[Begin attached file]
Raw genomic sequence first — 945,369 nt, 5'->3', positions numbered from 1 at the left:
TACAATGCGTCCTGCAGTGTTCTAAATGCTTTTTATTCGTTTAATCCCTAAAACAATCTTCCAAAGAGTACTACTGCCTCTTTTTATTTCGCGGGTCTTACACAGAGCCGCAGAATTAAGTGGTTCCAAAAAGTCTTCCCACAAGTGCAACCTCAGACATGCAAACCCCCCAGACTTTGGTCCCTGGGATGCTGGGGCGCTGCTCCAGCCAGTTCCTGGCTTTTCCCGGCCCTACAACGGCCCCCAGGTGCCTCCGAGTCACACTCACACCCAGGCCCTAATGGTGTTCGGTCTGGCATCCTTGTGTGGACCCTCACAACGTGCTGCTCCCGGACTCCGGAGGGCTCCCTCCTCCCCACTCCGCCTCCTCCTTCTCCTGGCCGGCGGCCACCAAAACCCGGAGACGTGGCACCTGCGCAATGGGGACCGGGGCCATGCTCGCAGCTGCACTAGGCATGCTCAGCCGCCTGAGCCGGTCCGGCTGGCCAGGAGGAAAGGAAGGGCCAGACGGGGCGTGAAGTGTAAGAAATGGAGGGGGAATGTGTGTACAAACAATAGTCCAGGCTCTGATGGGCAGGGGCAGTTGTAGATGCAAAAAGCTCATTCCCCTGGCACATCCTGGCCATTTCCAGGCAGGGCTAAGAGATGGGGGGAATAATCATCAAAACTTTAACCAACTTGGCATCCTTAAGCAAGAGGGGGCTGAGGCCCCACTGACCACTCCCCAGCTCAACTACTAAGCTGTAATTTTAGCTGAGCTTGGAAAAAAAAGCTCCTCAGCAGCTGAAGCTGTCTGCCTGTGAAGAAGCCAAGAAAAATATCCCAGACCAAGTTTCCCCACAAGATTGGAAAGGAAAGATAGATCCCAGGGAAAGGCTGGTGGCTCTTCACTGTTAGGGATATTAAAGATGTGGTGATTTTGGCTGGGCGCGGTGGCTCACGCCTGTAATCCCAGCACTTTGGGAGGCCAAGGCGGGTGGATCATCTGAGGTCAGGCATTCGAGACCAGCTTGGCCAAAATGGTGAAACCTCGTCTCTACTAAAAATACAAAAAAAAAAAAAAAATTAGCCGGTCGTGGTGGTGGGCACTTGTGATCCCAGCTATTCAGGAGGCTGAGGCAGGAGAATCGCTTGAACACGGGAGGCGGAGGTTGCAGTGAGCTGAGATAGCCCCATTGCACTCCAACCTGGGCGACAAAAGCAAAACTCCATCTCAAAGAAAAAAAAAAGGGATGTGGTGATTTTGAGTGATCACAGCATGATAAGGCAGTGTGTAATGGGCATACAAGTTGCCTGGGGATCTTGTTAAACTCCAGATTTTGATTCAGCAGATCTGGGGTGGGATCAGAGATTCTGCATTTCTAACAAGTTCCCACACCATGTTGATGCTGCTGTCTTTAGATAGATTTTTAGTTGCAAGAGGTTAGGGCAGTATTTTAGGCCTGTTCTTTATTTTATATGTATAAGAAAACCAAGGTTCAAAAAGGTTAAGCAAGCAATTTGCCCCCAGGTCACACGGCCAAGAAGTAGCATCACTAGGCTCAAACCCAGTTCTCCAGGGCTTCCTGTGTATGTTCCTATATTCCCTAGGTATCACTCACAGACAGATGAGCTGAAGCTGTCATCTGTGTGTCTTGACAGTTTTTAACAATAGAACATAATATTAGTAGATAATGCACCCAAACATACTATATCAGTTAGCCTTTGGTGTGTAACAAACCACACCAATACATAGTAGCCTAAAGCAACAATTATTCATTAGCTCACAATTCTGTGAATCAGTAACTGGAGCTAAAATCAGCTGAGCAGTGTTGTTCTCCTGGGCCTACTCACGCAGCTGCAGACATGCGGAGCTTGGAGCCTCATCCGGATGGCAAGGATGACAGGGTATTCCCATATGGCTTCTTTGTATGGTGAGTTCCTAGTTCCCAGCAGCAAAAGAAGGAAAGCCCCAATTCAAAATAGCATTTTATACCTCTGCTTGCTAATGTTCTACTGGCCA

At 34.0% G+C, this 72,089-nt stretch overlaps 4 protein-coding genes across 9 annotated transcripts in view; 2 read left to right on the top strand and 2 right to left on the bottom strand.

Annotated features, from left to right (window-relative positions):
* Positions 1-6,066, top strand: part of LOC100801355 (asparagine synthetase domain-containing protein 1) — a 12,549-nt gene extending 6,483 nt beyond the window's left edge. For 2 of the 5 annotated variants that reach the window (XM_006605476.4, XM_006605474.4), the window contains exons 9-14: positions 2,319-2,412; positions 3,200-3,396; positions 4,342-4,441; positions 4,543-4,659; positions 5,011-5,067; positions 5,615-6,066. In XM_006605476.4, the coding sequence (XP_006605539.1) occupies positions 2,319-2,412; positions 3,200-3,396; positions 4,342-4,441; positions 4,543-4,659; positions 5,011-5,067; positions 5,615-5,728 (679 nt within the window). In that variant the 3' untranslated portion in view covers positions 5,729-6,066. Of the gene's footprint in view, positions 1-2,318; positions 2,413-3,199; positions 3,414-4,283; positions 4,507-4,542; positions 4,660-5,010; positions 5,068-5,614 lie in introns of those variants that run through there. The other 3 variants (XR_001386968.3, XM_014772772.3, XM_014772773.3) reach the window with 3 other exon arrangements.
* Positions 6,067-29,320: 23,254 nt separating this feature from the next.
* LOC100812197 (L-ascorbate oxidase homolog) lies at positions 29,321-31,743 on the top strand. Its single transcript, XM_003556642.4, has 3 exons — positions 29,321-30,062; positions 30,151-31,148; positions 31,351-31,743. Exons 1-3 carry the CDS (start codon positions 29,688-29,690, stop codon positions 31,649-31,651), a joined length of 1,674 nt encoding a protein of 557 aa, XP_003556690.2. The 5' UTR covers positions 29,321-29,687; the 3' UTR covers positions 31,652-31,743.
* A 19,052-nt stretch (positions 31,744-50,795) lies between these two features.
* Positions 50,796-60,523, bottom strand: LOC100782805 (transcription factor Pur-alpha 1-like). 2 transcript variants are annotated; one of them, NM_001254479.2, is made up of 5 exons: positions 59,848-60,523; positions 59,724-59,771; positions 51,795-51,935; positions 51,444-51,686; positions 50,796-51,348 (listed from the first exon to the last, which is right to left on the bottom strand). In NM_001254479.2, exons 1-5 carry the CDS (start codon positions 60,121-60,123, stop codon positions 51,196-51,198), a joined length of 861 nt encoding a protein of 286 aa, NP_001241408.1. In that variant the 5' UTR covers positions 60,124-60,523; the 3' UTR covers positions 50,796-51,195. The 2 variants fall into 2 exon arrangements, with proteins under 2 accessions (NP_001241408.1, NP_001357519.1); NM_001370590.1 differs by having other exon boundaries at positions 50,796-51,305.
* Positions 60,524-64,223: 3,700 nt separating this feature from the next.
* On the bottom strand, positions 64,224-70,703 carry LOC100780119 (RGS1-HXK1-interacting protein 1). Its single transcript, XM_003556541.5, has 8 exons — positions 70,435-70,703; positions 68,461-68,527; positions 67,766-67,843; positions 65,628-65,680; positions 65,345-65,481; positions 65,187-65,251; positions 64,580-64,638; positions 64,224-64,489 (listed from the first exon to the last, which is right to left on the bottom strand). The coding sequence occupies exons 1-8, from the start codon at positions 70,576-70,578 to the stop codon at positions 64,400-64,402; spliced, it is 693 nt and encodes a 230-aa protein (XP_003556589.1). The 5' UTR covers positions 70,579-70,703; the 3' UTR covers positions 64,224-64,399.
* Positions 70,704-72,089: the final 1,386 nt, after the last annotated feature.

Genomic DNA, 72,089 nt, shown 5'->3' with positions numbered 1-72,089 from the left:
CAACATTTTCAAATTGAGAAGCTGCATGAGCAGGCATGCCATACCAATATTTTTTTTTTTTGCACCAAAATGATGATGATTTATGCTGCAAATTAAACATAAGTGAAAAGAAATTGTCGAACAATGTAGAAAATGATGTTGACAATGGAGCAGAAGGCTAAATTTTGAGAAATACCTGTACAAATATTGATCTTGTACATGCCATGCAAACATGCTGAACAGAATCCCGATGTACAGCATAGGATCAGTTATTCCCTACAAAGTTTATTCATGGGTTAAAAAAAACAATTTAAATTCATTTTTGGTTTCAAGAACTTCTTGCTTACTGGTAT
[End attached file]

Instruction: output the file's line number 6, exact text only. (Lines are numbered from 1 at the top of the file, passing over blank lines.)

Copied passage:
* Positions 6,067-29,320: 23,254 nt separating this feature from the next.